- Tester’s Big Chance to Help Veterans (Dec 2014)
- How are Veterans Treated in Montana? (Nov 2015)
- Montana Democrats Continue to Fail Democrats (April 2016)
- Tracking Jon’s Lies to Veterans (May 2016)
- Highways, Vietnam and Veterans (June 2016)
I was reminded of this issue today because of Kathleen Williams.
You see, this morning she was speaking on the conservative Missoula radio station, KGVO.
For the whole second hour, the only people calling in were veterans complaining about how bad the care is at Montana’s VA system, particularly Helena’s Fort Harrison.
I’m not surprised.
Like I said, we’ve been tracking veterans’ issues for years, and most of the news is bad.
It made we want to dig back into this story, and I’ll tell you right now, the results are disappointing…but, in some cases at least, better than they were 4 years ago.
Let’s dive in.
The first thing I did was go to a site that allows me to look up VA wait times based on zip code.
I started with Helena and found out that wait times at Fort Harrison are currently 17 days.
That’s 4 days longer than it was four years ago, when it took 12 days to get mental health care there.
Here are some other wait times around the state:
- Cut Bank VA: 4 days
- Billings VA: 8 days
- Bozeman VA: 9 days
- Great Falls VA: 10 days
- Anaconda VA: 10 days
- Kalispell VA: 11 days
- Libby VA: 12 days
- Miles City VA: 18 days
- Lewistown VA: 22 days
- Glendive VA: 22 days
- Havre VA: 23 days
- Missoula VA: 30 days
- Hamilton VA: 107 days
These wait times were an issue today.
One caller to the radio show this morning said he’d been trying for 3 weeks now to get ahold of someone at the VA.
- He gets in on the phone, but the first time a prerecorded message told him that he had 15 people waiting ahead of him…just to talk to someone on the phone.
- The second time he called, he had 20 people ahead of him.
- On the third time, he had 30 people ahead of him.
Kathleen Williams said this was incredibly helpful feedback, and she plans on going to Fort Harrison to look into these things.
Good luck, Kathleen.
Like I said, I’ve been reporting on this for years and nothing ever seems to get better…and that’s when we have our state’s main senator ‘working’ on it!
Still, things aren’t as bad as they once were.
Let’s take Kalispell.
Back in 2015, wait times were 40 days.
3 months later we learned that it was 14 days for 76% of the patients there, and over 14 days for 24% of the patients.
Today we see that most people in Kalispell are waiting 11 days.
If we go to another VA wait time site, we’re given even more detailed information.
For instance, we can see that for May 2018, the Montana VA has a total of:
- 36,485 scheduled appointments
- 31,047 appointments happening within 14 days (85%)
- 2,135 appointments happening between 15 and 30 days (6%)
- 1,843 appointments happening between 31 and 60 days (5%)
- 677 appointments happening between 61 and 90 days (2%)
- 301 appointments happening between 91 and 120 days (1%)
- 482 appointments happening after 120 days (1%)
So 9% of all Montana VA patients have to wait over 30 days to see a doctor, and 4% of those have to wait more than 60 days.
Over 1,400 Montana veterans have been waiting at least two months to see a doctor…something our government promised them after they returned from war or service.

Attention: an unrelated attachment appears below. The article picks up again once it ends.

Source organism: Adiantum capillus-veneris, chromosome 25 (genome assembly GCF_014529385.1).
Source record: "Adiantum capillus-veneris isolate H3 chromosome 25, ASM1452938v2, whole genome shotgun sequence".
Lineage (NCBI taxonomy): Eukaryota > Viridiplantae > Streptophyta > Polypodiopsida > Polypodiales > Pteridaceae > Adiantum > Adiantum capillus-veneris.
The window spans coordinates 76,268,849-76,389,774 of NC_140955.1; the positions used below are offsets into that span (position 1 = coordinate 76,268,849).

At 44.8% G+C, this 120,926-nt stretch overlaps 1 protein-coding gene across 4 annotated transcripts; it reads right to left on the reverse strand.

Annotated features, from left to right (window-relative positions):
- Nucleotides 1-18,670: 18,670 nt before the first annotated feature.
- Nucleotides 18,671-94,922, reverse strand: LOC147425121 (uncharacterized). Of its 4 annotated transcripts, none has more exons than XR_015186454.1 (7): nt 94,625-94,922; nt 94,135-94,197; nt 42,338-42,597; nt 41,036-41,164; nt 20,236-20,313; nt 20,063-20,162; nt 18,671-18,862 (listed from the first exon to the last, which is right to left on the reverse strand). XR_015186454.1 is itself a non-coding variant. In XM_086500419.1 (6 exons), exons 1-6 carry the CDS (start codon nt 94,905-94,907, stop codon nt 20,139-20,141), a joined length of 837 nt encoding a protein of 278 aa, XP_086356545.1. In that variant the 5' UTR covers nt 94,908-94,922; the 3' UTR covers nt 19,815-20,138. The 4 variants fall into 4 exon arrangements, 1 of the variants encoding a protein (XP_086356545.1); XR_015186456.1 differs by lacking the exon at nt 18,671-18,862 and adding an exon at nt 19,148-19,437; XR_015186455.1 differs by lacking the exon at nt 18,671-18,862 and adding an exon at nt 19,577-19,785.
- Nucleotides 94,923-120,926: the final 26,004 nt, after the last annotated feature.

This is despicable, but not surprising.
So what’s the problem? Wait times are still long…why is that?
Ten days ago, Healthcare Analytics News came out with a report called GAO Report on VA Choice Program: Long Wait Times, Bad Data.
We’re told that the 2014 Choice Act – something meant to address the incredibly long wait times that veterans face – in fact had such a “flawed implementation” that it actually “led to substantial wait times – and might have once again resulted in US Department of Veterans’ Affairs (VA) staffers falsifying dates to minimize the problem.”
I encourage you to read the article to learn about how dates are falsified.
The whole idea behind the Choice Program was that, if a veteran had to wait for 30 days at a VA facility, they could instead go to a private facility and have the VA pay for it.
For some reason, though, this didn’t work. Instead of 30 days, wait times turned into 70 days in some cases.
- “In one case,” the report tells us, “it took VA staff nearly 3 weeks to prepare a Choice Program referral for a veteran requiring an MRI, which was followed by a 2-month wait for the veteran to undergo the scan.”
- Several more weeks went by before a doctor talked about the scan with the patient, and overall, the process took that veteran 6 months.
- Another example has a veteran realizing they’re pregnant, but the VA wasn’t able to schedule a prenatal appointment for 18 weeks after that - over 4 months!
This news saddens me.
It saddens me that Senator Tester has been working on this issue for years, but little has improved.
Wait times are still long, and many veterans have excruciatingly long wait times.
The cynical part of me thinks this is how it was planned.
If the powers that be can only make wait times longer, confidence in the VA will fail and there’ll be a clearer road for privatization.
That way all the VA money can go to private corporations, and the CEOs of those corporations can make millions of dollars more a year in salary and bonuses, plus they’ll get a larger golden parachute.
Nothing in privatization will help veterans, but little in the public system is helping them either.
You’d think, if we were truly the greatest and most powerful country in the world, that we could take care of the people that take care of us.
But that’s just not the case.
For years now, America has failed its veterans.
Nothing indicates that this will change.